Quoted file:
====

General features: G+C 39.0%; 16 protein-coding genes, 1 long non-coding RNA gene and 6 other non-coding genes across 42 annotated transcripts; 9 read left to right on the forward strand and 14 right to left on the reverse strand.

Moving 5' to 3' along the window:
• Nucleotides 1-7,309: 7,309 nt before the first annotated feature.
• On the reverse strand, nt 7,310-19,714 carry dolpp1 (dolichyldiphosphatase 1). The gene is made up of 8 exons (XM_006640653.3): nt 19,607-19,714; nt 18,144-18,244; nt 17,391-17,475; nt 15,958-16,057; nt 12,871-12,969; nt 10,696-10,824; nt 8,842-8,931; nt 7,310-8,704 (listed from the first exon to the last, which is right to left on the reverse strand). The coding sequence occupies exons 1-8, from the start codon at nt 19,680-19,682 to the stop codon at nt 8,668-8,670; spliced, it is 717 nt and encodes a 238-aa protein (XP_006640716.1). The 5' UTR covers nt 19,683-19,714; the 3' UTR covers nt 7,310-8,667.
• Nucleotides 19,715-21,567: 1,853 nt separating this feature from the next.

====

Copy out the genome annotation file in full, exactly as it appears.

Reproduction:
General features: G+C 39.0%; 16 protein-coding genes, 1 long non-coding RNA gene and 6 other non-coding genes across 42 annotated transcripts; 9 read left to right on the forward strand and 14 right to left on the reverse strand.

Moving 5' to 3' along the window:
• Nucleotides 1-7,309: 7,309 nt before the first annotated feature.
• On the reverse strand, nt 7,310-19,714 carry dolpp1 (dolichyldiphosphatase 1). The gene is made up of 8 exons (XM_006640653.3): nt 19,607-19,714; nt 18,144-18,244; nt 17,391-17,475; nt 15,958-16,057; nt 12,871-12,969; nt 10,696-10,824; nt 8,842-8,931; nt 7,310-8,704 (listed from the first exon to the last, which is right to left on the reverse strand). The coding sequence occupies exons 1-8, from the start codon at nt 19,680-19,682 to the stop codon at nt 8,668-8,670; spliced, it is 717 nt and encodes a 238-aa protein (XP_006640716.1). The 5' UTR covers nt 19,683-19,714; the 3' UTR covers nt 7,310-8,667.
• Nucleotides 19,715-21,567: 1,853 nt separating this feature from the next.